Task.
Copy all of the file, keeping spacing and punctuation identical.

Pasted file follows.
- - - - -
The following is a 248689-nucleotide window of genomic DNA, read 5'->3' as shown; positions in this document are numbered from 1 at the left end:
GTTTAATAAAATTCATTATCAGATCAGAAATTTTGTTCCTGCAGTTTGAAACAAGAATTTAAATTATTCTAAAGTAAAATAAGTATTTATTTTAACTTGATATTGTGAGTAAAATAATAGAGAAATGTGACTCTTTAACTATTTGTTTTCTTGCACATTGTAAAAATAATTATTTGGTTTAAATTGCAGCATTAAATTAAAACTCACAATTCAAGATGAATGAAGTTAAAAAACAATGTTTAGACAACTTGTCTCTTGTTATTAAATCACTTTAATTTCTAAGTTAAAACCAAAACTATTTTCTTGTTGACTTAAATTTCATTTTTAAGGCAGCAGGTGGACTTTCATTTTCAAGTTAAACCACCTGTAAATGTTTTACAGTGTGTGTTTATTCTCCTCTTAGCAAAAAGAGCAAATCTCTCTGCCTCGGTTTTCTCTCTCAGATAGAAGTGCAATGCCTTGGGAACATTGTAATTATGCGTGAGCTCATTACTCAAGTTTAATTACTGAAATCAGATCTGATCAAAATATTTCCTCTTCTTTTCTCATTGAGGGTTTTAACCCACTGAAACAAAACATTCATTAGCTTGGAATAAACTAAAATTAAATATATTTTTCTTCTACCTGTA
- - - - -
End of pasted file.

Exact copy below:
The following is a 248689-nucleotide window of genomic DNA, read 5'->3' as shown; positions in this document are numbered from 1 at the left end:
GTTTAATAAAATTCATTATCAGATCAGAAATTTTGTTCCTGCAGTTTGAAACAAGAATTTAAATTATTCTAAAGTAAAATAAGTATTTATTTTAACTTGATATTGTGAGTAAAATAATAGAGAAATGTGACTCTTTAACTATTTGTTTTCTTGCACATTGTAAAAATAATTATTTGGTTTAAATTGCAGCATTAAATTAAAACTCACAATTCAAGATGAATGAAGTTAAAAAACAATGTTTAGACAACTTGTCTCTTGTTATTAAATCACTTTAATTTCTAAGTTAAAACCAAAACTATTTTCTTGTTGACTTAAATTTCATTTTTAAGGCAGCAGGTGGACTTTCATTTTCAAGTTAAACCACCTGTAAATGTTTTACAGTGTGTGTTTATTCTCCTCTTAGCAAAAAGAGCAAATCTCTCTGCCTCGGTTTTCTCTCTCAGATAGAAGTGCAATGCCTTGGGAACATTGTAATTATGCGTGAGCTCATTACTCAAGTTTAATTACTGAAATCAGATCTGATCAAAATATTTCCTCTTCTTTTCTCATTGAGGGTTTTAACCCACTGAAACAAAACATTCATTAGCTTGGAATAAACTAAAATTAAATATATTTTTCTTCTACCTGTA